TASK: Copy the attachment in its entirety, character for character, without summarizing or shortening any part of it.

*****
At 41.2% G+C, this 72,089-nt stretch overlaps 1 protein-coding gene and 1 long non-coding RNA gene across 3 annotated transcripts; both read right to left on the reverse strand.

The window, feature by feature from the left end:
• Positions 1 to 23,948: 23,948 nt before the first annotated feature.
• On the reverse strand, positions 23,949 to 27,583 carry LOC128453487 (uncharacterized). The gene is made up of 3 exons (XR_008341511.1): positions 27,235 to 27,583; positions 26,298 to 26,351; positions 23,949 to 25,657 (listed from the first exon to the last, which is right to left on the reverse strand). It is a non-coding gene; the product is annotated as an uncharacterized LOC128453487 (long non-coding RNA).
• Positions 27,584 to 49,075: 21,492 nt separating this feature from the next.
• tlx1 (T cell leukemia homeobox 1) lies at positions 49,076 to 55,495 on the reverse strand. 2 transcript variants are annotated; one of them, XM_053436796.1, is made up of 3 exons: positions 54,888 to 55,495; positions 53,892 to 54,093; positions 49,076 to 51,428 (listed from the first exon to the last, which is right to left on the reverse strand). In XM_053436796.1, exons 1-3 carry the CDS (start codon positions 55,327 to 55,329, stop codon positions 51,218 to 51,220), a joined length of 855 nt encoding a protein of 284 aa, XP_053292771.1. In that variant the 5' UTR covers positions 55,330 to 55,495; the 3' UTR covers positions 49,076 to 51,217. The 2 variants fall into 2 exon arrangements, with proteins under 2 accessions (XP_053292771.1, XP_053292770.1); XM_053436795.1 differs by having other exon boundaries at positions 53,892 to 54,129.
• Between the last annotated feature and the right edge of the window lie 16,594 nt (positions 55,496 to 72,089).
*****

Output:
At 41.2% G+C, this 72,089-nt stretch overlaps 1 protein-coding gene and 1 long non-coding RNA gene across 3 annotated transcripts; both read right to left on the reverse strand.

The window, feature by feature from the left end:
• Positions 1 to 23,948: 23,948 nt before the first annotated feature.
• On the reverse strand, positions 23,949 to 27,583 carry LOC128453487 (uncharacterized). The gene is made up of 3 exons (XR_008341511.1): positions 27,235 to 27,583; positions 26,298 to 26,351; positions 23,949 to 25,657 (listed from the first exon to the last, which is right to left on the reverse strand). It is a non-coding gene; the product is annotated as an uncharacterized LOC128453487 (long non-coding RNA).
• Positions 27,584 to 49,075: 21,492 nt separating this feature from the next.
• tlx1 (T cell leukemia homeobox 1) lies at positions 49,076 to 55,495 on the reverse strand. 2 transcript variants are annotated; one of them, XM_053436796.1, is made up of 3 exons: positions 54,888 to 55,495; positions 53,892 to 54,093; positions 49,076 to 51,428 (listed from the first exon to the last, which is right to left on the reverse strand). In XM_053436796.1, exons 1-3 carry the CDS (start codon positions 55,327 to 55,329, stop codon positions 51,218 to 51,220), a joined length of 855 nt encoding a protein of 284 aa, XP_053292771.1. In that variant the 5' UTR covers positions 55,330 to 55,495; the 3' UTR covers positions 49,076 to 51,217. The 2 variants fall into 2 exon arrangements, with proteins under 2 accessions (XP_053292771.1, XP_053292770.1); XM_053436795.1 differs by having other exon boundaries at positions 53,892 to 54,129.
• Between the last annotated feature and the right edge of the window lie 16,594 nt (positions 55,496 to 72,089).